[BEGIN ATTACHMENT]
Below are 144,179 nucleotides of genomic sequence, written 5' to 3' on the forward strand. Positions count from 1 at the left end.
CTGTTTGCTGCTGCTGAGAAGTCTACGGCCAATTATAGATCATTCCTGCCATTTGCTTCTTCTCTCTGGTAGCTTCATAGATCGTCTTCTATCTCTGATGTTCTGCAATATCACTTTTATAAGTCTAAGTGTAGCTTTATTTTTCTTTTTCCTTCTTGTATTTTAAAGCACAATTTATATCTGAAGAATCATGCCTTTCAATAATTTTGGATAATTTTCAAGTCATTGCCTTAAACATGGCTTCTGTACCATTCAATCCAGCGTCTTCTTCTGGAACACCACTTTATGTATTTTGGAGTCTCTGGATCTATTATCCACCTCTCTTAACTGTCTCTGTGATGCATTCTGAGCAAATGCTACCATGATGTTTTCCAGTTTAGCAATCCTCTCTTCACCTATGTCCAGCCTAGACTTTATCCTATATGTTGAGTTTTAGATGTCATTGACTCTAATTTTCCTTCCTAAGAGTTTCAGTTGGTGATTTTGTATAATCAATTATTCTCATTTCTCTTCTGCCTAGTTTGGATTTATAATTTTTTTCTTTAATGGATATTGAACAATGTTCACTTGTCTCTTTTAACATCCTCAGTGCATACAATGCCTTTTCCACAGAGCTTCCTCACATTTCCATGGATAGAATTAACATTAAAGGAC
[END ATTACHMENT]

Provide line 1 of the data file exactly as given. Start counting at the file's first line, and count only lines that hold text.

Below are 144,179 nucleotides of genomic sequence, written 5' to 3' on the forward strand. Positions count from 1 at the left end.